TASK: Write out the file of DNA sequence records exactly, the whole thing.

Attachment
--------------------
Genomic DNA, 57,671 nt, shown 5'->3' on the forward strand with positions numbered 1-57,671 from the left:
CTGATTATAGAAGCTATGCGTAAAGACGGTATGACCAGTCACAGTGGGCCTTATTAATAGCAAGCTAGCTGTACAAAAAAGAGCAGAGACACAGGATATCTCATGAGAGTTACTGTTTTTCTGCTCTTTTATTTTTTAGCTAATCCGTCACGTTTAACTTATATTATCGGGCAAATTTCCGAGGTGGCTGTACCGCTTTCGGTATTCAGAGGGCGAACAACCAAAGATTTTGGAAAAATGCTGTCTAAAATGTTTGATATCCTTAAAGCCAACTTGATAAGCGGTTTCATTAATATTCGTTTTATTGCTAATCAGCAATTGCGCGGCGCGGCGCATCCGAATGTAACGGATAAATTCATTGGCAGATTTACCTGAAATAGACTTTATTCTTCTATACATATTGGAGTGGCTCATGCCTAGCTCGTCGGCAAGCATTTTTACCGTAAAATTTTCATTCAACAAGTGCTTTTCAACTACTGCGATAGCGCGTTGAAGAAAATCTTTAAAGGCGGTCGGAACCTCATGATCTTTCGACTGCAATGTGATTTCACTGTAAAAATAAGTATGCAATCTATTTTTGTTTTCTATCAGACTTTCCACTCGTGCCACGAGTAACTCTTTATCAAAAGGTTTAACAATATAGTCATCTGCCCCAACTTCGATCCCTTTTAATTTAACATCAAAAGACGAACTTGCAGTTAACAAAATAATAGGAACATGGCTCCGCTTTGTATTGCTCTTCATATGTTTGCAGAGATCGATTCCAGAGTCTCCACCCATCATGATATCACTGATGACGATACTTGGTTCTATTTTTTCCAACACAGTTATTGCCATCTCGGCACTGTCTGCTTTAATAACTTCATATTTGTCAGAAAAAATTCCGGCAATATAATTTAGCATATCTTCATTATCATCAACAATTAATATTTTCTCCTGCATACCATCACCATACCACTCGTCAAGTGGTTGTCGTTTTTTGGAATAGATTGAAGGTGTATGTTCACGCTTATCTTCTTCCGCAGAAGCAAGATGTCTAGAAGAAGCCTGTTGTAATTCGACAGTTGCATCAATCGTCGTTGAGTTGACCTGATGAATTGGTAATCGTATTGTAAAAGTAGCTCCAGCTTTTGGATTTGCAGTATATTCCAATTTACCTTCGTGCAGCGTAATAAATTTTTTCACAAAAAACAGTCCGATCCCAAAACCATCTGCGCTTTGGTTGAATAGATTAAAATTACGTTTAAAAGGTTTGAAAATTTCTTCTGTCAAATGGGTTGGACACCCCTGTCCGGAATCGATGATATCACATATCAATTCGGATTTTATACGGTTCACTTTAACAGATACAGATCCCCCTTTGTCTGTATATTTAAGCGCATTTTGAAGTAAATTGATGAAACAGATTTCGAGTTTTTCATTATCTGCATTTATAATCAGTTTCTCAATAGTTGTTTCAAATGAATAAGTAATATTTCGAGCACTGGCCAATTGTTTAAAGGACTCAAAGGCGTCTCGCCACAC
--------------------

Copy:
Genomic DNA, 57,671 nt, shown 5'->3' on the forward strand with positions numbered 1-57,671 from the left:
CTGATTATAGAAGCTATGCGTAAAGACGGTATGACCAGTCACAGTGGGCCTTATTAATAGCAAGCTAGCTGTACAAAAAAGAGCAGAGACACAGGATATCTCATGAGAGTTACTGTTTTTCTGCTCTTTTATTTTTTAGCTAATCCGTCACGTTTAACTTATATTATCGGGCAAATTTCCGAGGTGGCTGTACCGCTTTCGGTATTCAGAGGGCGAACAACCAAAGATTTTGGAAAAATGCTGTCTAAAATGTTTGATATCCTTAAAGCCAACTTGATAAGCGGTTTCATTAATATTCGTTTTATTGCTAATCAGCAATTGCGCGGCGCGGCGCATCCGAATGTAACGGATAAATTCATTGGCAGATTTACCTGAAATAGACTTTATTCTTCTATACATATTGGAGTGGCTCATGCCTAGCTCGTCGGCAAGCATTTTTACCGTAAAATTTTCATTCAACAAGTGCTTTTCAACTACTGCGATAGCGCGTTGAAGAAAATCTTTAAAGGCGGTCGGAACCTCATGATCTTTCGACTGCAATGTGATTTCACTGTAAAAATAAGTATGCAATCTATTTTTGTTTTCTATCAGACTTTCCACTCGTGCCACGAGTAACTCTTTATCAAAAGGTTTAACAATATAGTCATCTGCCCCAACTTCGATCCCTTTTAATTTAACATCAAAAGACGAACTTGCAGTTAACAAAATAATAGGAACATGGCTCCGCTTTGTATTGCTCTTCATATGTTTGCAGAGATCGATTCCAGAGTCTCCACCCATCATGATATCACTGATGACGATACTTGGTTCTATTTTTTCCAACACAGTTATTGCCATCTCGGCACTGTCTGCTTTAATAACTTCATATTTGTCAGAAAAAATTCCGGCAATATAATTTAGCATATCTTCATTATCATCAACAATTAATATTTTCTCCTGCATACCATCACCATACCACTCGTCAAGTGGTTGTCGTTTTTTGGAATAGATTGAAGGTGTATGTTCACGCTTATCTTCTTCCGCAGAAGCAAGATGTCTAGAAGAAGCCTGTTGTAATTCGACAGTTGCATCAATCGTCGTTGAGTTGACCTGATGAATTGGTAATCGTATTGTAAAAGTAGCTCCAGCTTTTGGATTTGCAGTATATTCCAATTTACCTTCGTGCAGCGTAATAAATTTTTTCACAAAAAACAGTCCGATCCCAAAACCATCTGCGCTTTGGTTGAATAGATTAAAATTACGTTTAAAAGGTTTGAAAATTTCTTCTGTCAAATGGGTTGGACACCCCTGTCCGGAATCGATGATATCACATATCAATTCGGATTTTATACGGTTCACTTTAACAGATACAGATCCCCCTTTGTCTGTATATTTAAGCGCATTTTGAAGTAAATTGATGAAACAGATTTCGAGTTTTTCATTATCTGCATTTATAATCAGTTTCTCAATAGTTGTTTCAAATGAATAAGTAATATTTCGAGCACTGGCCAATTGTTTAAAGGACTCAAAGGCGTCTCGCCACAC